Friday, 30 March 2012

Article of the future, part 3,981

If I could reclaim all the time I’ve spent talking about the article of the future in the last few months, I could probably – I don’t know –watch the entire Lord of the Rings trilogy. Extended Edition. Twice. I have to say, I’m not sure I was any the wiser for all these discussions, but something I saw this week at UKSG has helped me clarify what a, if not the, article of the future might look like.

The organisation producing these articles is the Journal of Visualized Experiments (JoVE), the only PubMed listed video journal in the life sciences. I must say, it’s pretty nifty. Articles are submitted as text and sent out for peer review. If they’re accepted, the JoVE video team get to work. A PhD-qualified scientist/director produces a script, which is sent back to the authors for review and validation, and then filmed by high-quality videographers. The video is returned to JoVE for editing and post-production (including, in some cases, whizzy 3D), then sent out for a second round of peer review and then, finally, published. The whole business takes 6-9 months, making it roughly comparable with other life science journals.

Now, lots of that sounds really Star Trek. Video! 3D! But what I think makes this model so compelling is that the innovation exists, not for its own sake, but for the sake of the science. Video is a great way to explain complicated techniques and procedures, and many JoVE publications are focused on methods. (This presents some problems in terms of citation measures, but that’s a separate issue.) The results seem impressive: reproducibility of research is a major problem in life sciences, with a 70% failure rate being fairly common in commercial labs, but JoVE has reduced this to around 35% when scientists use their video articles.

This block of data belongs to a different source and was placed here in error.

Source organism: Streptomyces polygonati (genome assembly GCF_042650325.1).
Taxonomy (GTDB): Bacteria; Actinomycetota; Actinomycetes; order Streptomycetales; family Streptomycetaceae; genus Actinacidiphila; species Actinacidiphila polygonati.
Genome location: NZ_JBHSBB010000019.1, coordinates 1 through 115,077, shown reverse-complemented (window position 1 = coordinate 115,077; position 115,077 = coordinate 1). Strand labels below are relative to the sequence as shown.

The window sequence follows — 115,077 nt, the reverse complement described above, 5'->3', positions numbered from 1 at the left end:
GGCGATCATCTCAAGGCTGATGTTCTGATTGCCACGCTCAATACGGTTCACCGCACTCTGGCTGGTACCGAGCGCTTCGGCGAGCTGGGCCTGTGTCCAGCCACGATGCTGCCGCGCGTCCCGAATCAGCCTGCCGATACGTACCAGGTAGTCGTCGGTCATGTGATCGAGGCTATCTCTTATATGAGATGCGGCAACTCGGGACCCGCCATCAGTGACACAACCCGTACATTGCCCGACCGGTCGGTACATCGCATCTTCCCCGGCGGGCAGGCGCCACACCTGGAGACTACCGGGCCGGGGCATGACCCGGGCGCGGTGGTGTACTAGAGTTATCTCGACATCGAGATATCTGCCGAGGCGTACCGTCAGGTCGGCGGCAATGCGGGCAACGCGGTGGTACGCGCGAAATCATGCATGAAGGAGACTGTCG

The insistence on peer review at several stages of the process also shows the underlying commitment to research outcomes. Apparently the peer review of the final video is a relatively recent addition, done in order to qualify for an impact factor rating, but to this laywoman the videos didn’t look like promotional tools; they certainly looked like Proper Science. And their insistence on underlying text, published alongside the video article, suggests that the video is seen as an enhancement, rather than a replacement, for traditional content.

The journal’s also exploring Web 2.0 functionality for its video articles, allowing readers to mark points in the video and link them to other relevant content. Again, this reflects a desire to improve the value of the articles, so that they sit within their scholarly context. I’ll be interested to see, though, whether researchers use this functionality, as studies tend to suggest that they’re not too keen on enhancing/marking up content for others to see.

As you might expect, the cost of producing a JoVE article is staggeringly high, and their prices undoubtedly reflect this; for a new, young journal, they are pitching themselves alongside some fairly big hitters. That said, the time saved by researchers who were trying, and failing, to reproduce experiments might justify the cost, especially since prices are fixed at the time of subscription so there are unlikely to be year-on-year rises: JoVE are certainly trying to make themselves affordable. Furthermore, this money question is one that all ‘future articles’ are probably going to have to answer: when you’re doing things in new ways, creating your own infrastructure rather than outsourcing it to established intermediary businesses, how can you become self-sustaining?

If this is going to be an article of the future, the scholarly communications system is going to have to adapt to accommodate it. I’ve mentioned the issue of citations – that’s a problem that we’re aware of in all disciplines with complex technical methods to explain, and which researchers are already trying to address. There are also questions about the skills needed to peer review and edit a video article – are we training those researchers and professional editors to work within the boundaries of a non-textual medium? I look forward to seeing what kinds of answers JoVE and other ‘new’ journal formats come up with….

No comments:

Post a Comment